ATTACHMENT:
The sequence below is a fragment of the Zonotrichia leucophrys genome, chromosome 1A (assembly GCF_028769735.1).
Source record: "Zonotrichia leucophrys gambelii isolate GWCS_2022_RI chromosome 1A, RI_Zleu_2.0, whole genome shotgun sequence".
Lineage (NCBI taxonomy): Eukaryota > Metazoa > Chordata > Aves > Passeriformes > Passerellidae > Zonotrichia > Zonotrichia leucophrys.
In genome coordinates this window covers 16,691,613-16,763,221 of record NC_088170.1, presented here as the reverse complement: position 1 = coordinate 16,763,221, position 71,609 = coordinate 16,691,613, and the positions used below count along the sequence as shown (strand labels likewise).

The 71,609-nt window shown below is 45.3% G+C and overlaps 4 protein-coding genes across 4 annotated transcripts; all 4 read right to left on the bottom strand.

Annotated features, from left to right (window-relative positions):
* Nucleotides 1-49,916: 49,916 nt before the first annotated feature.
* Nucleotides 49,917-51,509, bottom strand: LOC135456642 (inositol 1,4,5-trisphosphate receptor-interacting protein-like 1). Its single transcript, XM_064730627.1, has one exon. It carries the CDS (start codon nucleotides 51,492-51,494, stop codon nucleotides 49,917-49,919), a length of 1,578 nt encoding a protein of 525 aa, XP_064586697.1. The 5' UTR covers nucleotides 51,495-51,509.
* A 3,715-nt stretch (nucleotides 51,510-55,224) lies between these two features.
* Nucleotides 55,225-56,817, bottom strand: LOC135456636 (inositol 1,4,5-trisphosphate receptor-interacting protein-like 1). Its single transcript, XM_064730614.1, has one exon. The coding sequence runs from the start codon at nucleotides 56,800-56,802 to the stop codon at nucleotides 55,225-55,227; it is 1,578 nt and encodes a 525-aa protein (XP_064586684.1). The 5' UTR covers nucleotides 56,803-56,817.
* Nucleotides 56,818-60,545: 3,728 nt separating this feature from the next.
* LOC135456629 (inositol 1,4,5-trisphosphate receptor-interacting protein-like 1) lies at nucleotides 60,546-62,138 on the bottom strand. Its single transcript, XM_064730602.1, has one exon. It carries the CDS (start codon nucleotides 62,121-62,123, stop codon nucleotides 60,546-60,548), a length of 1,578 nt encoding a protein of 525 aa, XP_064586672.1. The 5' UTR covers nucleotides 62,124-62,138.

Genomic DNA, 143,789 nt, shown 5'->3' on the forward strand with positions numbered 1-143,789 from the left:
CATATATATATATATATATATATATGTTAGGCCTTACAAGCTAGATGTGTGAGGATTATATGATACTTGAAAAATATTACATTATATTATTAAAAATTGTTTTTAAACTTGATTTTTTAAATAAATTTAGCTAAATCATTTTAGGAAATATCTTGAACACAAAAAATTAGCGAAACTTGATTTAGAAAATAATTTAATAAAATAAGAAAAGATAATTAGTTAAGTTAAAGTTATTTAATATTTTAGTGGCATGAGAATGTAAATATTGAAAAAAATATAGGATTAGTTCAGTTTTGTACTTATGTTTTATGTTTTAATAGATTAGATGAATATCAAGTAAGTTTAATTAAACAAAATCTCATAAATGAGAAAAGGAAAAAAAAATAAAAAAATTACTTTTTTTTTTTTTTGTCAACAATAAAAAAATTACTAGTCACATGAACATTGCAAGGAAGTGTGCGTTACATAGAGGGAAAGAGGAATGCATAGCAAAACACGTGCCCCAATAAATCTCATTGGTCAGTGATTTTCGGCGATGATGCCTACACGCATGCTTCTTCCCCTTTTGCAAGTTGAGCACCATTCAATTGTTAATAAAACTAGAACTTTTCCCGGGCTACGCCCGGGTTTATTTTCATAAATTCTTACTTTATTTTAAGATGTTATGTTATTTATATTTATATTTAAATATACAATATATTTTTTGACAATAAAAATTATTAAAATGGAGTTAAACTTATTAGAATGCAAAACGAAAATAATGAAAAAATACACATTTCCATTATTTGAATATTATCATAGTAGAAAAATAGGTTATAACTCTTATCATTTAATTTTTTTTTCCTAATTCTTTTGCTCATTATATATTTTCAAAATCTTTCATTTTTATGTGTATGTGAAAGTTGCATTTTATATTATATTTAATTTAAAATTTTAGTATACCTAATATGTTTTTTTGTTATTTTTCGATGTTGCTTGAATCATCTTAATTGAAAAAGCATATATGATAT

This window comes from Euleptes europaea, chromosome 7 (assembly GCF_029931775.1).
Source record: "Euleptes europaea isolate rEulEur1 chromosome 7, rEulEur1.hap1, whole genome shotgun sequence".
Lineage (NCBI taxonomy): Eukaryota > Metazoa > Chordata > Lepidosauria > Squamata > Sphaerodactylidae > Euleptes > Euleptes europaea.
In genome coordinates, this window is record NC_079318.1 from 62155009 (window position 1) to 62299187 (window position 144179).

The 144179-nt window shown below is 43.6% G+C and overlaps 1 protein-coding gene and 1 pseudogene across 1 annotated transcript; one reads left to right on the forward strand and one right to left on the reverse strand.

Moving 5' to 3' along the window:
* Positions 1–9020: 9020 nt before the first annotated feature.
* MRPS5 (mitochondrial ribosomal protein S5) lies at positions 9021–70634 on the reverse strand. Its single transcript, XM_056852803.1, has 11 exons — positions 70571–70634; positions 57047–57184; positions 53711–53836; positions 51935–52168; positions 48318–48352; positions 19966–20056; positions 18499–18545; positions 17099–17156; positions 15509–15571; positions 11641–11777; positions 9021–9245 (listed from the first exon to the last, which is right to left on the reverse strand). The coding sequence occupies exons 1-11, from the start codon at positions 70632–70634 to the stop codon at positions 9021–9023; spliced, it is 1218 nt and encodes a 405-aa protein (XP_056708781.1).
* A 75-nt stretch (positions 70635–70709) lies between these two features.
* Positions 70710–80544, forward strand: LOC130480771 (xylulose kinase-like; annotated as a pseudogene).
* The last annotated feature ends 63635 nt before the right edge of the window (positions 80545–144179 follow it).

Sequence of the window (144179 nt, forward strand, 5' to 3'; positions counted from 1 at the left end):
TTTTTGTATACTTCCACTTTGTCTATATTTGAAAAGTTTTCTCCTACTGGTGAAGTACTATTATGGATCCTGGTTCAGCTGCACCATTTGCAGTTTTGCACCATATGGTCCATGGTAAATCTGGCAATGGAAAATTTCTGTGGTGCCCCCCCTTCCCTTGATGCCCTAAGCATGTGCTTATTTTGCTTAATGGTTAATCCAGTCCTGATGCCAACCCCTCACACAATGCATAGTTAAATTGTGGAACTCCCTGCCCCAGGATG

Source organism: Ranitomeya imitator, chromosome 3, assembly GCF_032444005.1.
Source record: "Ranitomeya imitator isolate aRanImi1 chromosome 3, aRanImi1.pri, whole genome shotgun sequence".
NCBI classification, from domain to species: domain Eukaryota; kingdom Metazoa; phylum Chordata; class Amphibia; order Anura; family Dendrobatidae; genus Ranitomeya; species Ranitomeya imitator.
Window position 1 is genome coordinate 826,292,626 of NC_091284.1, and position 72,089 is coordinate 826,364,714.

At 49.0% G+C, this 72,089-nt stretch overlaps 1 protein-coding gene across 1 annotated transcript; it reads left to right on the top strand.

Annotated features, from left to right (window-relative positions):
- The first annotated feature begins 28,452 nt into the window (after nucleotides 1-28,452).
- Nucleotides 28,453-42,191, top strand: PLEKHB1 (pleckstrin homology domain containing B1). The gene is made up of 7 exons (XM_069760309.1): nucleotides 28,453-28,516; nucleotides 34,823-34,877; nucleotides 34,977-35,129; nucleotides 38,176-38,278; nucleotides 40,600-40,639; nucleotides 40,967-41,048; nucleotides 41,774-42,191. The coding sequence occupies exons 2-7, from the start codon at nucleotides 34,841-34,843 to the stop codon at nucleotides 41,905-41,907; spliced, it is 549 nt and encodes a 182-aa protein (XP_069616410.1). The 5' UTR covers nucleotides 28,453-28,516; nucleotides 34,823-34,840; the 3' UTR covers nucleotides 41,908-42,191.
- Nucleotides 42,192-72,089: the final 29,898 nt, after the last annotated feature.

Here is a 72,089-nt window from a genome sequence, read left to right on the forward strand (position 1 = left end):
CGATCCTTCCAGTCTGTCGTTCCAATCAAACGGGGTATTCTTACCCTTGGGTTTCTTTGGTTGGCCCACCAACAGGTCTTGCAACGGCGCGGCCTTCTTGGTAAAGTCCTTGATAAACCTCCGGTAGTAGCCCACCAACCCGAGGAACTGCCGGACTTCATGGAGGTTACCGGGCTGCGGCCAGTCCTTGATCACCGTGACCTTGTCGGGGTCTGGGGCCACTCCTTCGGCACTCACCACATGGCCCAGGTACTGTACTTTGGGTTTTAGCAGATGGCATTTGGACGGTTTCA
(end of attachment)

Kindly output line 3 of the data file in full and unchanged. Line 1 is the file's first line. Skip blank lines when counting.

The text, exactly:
Lineage (NCBI taxonomy): Eukaryota > Metazoa > Chordata > Aves > Passeriformes > Passerellidae > Zonotrichia > Zonotrichia leucophrys.